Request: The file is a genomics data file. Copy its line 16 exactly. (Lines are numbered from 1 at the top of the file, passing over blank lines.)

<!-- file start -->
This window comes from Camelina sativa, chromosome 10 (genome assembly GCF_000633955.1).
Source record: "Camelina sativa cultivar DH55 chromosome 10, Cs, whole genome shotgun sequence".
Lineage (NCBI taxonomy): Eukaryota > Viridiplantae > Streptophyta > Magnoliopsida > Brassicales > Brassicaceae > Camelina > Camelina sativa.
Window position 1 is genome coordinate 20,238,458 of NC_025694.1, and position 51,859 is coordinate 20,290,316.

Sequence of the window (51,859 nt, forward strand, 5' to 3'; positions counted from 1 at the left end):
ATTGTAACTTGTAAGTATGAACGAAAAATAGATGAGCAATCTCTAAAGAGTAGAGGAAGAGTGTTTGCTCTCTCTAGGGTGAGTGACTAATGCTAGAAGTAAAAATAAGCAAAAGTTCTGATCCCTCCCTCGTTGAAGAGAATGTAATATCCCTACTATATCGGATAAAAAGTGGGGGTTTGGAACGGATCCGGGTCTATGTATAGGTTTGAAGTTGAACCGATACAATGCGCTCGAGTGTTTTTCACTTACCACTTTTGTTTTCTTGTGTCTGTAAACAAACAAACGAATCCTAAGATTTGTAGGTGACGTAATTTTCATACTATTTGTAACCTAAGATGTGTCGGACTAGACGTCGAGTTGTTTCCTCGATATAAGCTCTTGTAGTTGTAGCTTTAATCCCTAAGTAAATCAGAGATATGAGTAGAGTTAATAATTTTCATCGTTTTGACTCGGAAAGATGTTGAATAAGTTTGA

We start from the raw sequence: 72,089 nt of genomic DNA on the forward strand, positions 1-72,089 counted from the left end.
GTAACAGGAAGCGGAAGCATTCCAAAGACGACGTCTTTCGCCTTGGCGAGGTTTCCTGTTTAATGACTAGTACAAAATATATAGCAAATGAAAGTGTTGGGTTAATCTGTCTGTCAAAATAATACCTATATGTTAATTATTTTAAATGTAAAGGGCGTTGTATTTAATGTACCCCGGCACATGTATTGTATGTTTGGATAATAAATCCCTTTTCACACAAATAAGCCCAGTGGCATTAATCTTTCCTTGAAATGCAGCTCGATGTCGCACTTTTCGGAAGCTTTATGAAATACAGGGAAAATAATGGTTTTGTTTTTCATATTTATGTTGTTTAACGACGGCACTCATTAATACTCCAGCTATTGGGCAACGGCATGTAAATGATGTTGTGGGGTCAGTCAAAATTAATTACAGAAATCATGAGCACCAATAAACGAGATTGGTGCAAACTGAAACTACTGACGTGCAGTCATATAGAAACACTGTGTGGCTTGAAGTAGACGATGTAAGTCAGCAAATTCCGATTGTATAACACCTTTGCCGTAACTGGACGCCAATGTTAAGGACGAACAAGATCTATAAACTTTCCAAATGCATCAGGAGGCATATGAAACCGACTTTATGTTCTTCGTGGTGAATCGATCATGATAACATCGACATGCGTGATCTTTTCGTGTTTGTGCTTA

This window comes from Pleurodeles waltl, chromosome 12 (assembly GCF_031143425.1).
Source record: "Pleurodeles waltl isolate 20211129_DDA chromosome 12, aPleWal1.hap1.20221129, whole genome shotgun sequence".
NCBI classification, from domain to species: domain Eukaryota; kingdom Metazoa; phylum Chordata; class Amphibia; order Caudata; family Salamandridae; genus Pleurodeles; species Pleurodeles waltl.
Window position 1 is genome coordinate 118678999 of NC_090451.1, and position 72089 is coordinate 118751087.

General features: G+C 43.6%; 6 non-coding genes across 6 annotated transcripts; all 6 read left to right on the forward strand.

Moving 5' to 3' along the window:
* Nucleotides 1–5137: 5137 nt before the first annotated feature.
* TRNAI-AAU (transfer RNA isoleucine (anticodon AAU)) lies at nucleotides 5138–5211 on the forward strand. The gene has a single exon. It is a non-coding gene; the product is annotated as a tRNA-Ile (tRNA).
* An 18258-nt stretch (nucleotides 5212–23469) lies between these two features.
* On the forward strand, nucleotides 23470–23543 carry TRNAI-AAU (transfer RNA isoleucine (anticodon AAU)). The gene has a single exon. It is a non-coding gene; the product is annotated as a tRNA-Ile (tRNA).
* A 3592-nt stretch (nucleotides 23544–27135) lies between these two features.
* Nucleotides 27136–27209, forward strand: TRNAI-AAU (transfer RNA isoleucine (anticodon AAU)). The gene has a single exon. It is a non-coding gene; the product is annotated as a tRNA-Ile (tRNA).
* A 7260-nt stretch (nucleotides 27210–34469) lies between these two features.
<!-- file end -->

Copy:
* TRNAI-AAU (transfer RNA isoleucine (anticodon AAU)) lies at nucleotides 5138–5211 on the forward strand. The gene has a single exon. It is a non-coding gene; the product is annotated as a tRNA-Ile (tRNA).